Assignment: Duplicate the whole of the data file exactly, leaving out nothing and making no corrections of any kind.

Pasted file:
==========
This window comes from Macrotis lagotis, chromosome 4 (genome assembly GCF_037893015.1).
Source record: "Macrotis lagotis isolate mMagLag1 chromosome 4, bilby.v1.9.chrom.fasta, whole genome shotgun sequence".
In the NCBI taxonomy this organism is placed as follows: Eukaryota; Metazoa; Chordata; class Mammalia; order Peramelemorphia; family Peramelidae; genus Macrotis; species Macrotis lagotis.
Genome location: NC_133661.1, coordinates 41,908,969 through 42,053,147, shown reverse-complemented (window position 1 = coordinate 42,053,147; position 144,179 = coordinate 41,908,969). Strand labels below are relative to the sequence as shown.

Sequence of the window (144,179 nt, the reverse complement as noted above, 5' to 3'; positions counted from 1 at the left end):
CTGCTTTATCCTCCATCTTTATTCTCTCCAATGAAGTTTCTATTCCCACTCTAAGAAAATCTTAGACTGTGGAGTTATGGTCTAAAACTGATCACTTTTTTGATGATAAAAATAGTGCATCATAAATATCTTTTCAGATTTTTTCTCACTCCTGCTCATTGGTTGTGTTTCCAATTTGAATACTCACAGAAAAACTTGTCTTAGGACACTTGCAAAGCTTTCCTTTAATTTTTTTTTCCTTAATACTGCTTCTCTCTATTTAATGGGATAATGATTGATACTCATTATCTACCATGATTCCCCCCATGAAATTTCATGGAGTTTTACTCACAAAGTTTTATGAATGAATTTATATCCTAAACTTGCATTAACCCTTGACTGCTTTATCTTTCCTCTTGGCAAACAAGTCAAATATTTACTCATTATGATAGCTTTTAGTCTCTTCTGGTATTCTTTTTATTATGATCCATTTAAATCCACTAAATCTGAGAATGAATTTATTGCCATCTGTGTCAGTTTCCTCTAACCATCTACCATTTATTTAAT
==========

This window comes from Macrotis lagotis, chromosome 4 (genome assembly GCF_037893015.1).
Source record: "Macrotis lagotis isolate mMagLag1 chromosome 4, bilby.v1.9.chrom.fasta, whole genome shotgun sequence".
In the NCBI taxonomy this organism is placed as follows: Eukaryota; Metazoa; Chordata; class Mammalia; order Peramelemorphia; family Peramelidae; genus Macrotis; species Macrotis lagotis.
Genome location: NC_133661.1, coordinates 41,908,969 through 42,053,147, shown reverse-complemented (window position 1 = coordinate 42,053,147; position 144,179 = coordinate 41,908,969). Strand labels below are relative to the sequence as shown.

Sequence of the window (144,179 nt, the reverse complement as noted above, 5' to 3'; positions counted from 1 at the left end):
CTGCTTTATCCTCCATCTTTATTCTCTCCAATGAAGTTTCTATTCCCACTCTAAGAAAATCTTAGACTGTGGAGTTATGGTCTAAAACTGATCACTTTTTTGATGATAAAAATAGTGCATCATAAATATCTTTTCAGATTTTTTCTCACTCCTGCTCATTGGTTGTGTTTCCAATTTGAATACTCACAGAAAAACTTGTCTTAGGACACTTGCAAAGCTTTCCTTTAATTTTTTTTTCCTTAATACTGCTTCTCTCTATTTAATGGGATAATGATTGATACTCATTATCTACCATGATTCCCCCCATGAAATTTCATGGAGTTTTACTCACAAAGTTTTATGAATGAATTTATATCCTAAACTTGCATTAACCCTTGACTGCTTTATCTTTCCTCTTGGCAAACAAGTCAAATATTTACTCATTATGATAGCTTTTAGTCTCTTCTGGTATTCTTTTTATTATGATCCATTTAAATCCACTAAATCTGAGAATGAATTTATTGCCATCTGTGTCAGTTTCCTCTAACCATCTACCATTTATTTAAT